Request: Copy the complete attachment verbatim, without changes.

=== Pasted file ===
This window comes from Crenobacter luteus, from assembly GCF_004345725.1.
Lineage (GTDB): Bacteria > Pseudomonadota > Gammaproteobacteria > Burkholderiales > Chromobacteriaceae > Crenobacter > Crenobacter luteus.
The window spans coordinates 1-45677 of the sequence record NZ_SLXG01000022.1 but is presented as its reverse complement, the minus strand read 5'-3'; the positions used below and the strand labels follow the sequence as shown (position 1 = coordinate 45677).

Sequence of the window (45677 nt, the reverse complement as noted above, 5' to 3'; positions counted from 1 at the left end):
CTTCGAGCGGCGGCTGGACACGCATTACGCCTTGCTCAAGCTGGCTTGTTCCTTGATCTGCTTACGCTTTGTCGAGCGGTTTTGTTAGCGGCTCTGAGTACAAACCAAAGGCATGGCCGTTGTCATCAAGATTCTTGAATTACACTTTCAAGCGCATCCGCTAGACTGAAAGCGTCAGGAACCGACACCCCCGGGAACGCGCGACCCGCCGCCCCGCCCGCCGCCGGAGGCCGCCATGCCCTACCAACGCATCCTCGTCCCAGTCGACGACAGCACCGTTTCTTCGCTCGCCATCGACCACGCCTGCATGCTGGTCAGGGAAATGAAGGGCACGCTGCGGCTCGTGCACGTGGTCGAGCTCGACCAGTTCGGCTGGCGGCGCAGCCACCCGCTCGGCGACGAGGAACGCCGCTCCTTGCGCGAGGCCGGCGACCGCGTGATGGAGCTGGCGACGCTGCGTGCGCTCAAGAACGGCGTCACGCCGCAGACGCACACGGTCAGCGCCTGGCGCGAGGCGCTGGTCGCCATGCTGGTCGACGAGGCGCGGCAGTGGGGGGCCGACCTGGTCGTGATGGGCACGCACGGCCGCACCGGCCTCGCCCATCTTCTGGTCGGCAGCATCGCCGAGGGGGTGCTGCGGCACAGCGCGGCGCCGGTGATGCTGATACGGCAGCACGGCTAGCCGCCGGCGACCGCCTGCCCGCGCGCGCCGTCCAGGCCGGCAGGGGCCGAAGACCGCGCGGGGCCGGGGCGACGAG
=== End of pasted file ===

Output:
This window comes from Crenobacter luteus, from assembly GCF_004345725.1.
Lineage (GTDB): Bacteria > Pseudomonadota > Gammaproteobacteria > Burkholderiales > Chromobacteriaceae > Crenobacter > Crenobacter luteus.
The window spans coordinates 1-45677 of the sequence record NZ_SLXG01000022.1 but is presented as its reverse complement, the minus strand read 5'-3'; the positions used below and the strand labels follow the sequence as shown (position 1 = coordinate 45677).

Sequence of the window (45677 nt, the reverse complement as noted above, 5' to 3'; positions counted from 1 at the left end):
CTTCGAGCGGCGGCTGGACACGCATTACGCCTTGCTCAAGCTGGCTTGTTCCTTGATCTGCTTACGCTTTGTCGAGCGGTTTTGTTAGCGGCTCTGAGTACAAACCAAAGGCATGGCCGTTGTCATCAAGATTCTTGAATTACACTTTCAAGCGCATCCGCTAGACTGAAAGCGTCAGGAACCGACACCCCCGGGAACGCGCGACCCGCCGCCCCGCCCGCCGCCGGAGGCCGCCATGCCCTACCAACGCATCCTCGTCCCAGTCGACGACAGCACCGTTTCTTCGCTCGCCATCGACCACGCCTGCATGCTGGTCAGGGAAATGAAGGGCACGCTGCGGCTCGTGCACGTGGTCGAGCTCGACCAGTTCGGCTGGCGGCGCAGCCACCCGCTCGGCGACGAGGAACGCCGCTCCTTGCGCGAGGCCGGCGACCGCGTGATGGAGCTGGCGACGCTGCGTGCGCTCAAGAACGGCGTCACGCCGCAGACGCACACGGTCAGCGCCTGGCGCGAGGCGCTGGTCGCCATGCTGGTCGACGAGGCGCGGCAGTGGGGGGCCGACCTGGTCGTGATGGGCACGCACGGCCGCACCGGCCTCGCCCATCTTCTGGTCGGCAGCATCGCCGAGGGGGTGCTGCGGCACAGCGCGGCGCCGGTGATGCTGATACGGCAGCACGGCTAGCCGCCGGCGACCGCCTGCCCGCGCGCGCCGTCCAGGCCGGCAGGGGCCGAAGACCGCGCGGGGCCGGGGCGACGAG